The first lesson to be learned here is simple: don't piss off a guy with a billion dollars. Just who committed this grievous sin? And just who was finally made to pay for it? None other than Enzo Ferrari, the former mechanic turned owner-operator-maestro of the fabled racing empire that bears his name. Though the Italian never acknowledged it, the experience did teach him a peculiarly American life's lesson, namely, paybacks are a bitch.
It all started this way: In the early Sixties, one of the movers-and-shakers at Ford Motor Company was a man of Italian heritage named Lido (Lee) Iacocca. Now renowned as a television pitchman, Iacocca at that time was a key executive at Ford Motor Company and was largely responsible for bringing a performance image to the Ford brand by backing projects like NASCAR racing and the landmark Ford Mustang ponycar.
But on the stage of global motorsport, NASCAR was looked at as a hick American affectation. Whatever success Ford had in NASCAR, and over the years it had plenty, it held no sway in Europe, South America or the Orient. That was a situation Iacocca wanted to change, so he persuaded his boss, Henry Ford II (nicknamed "The Deuce"), that making a commitment to European-based racing like Formula One and endurance GT competition would help make the cash registers ring. Ford, who liked to hear the cash registers ring, was all ears. He asked Iacocca how they should go about it, and the short answer was "Buy Ferrari."
Maybe at first glance that plan seemed far-fetched, because even in the early Sixties, Ferrari was already a legendary marque with an enviable racing record. But, at the same time, as a money-making enterprise Ferrari was not nearly as successful as one might have guessed from its on-track successes. From Bentley to Duesenberg to Lotus, makers of racing machinery have had a notoriously difficult time actually generating profits, and the same held true for Ferrari. For one thing, Enzo cared a lot more about winning races than making cash. For another his road cars, though often spectacular, sold in miniscule numbers and were, in the overall scheme of Ferrari's priorities, an afterthought.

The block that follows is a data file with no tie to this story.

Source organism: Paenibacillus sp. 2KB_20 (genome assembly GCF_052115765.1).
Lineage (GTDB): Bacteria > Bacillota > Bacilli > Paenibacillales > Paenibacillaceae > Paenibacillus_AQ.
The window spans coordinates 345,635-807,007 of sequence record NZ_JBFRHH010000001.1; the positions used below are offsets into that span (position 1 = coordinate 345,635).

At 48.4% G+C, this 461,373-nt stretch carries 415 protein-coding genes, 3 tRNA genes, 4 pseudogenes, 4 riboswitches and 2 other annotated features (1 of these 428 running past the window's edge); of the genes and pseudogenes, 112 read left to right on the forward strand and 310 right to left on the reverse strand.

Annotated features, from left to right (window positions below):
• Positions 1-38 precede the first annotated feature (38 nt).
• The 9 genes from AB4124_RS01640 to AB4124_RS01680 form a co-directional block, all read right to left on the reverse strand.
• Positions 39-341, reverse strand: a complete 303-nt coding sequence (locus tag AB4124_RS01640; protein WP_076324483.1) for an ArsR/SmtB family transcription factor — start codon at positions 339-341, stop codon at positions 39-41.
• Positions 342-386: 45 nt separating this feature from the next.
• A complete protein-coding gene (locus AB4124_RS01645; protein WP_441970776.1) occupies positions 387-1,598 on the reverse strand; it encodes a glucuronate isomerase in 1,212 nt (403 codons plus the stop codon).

So when Ford Motor Company put out some feelers to Il Commendatore about the possible purchase of Ferrari, the initial response was warmly greeted. Further meetings ensued; Henry Ford II got involved on a personal level; and it looked as if those strange bedfellows -- the American industrial giant and the Italian cottage industry -- would wind up hitched. But as the deal neared completion, Enzo Ferrari seemed to get cold feet. In retrospect it is impossible to determine exactly what went wrong. Some say that, as part of the deal, Ford refused to let Ferrari (the man) continue to control Ferrari racing operations, which was tantamount to refusing to let him continue to breathe. Others say Ferrari, both shrewd and competitive, had never been serious about getting into bed with Ford (the company) in the first place. Like a conniving Italian Lothario, the thinking goes, Ferrari was just using Ford to make Fiat jealous and thus to persuade the Agnelli family they had better take a partial ownership role in Ferrari, all the while letting Enzo control the racing operations, something they eventually did.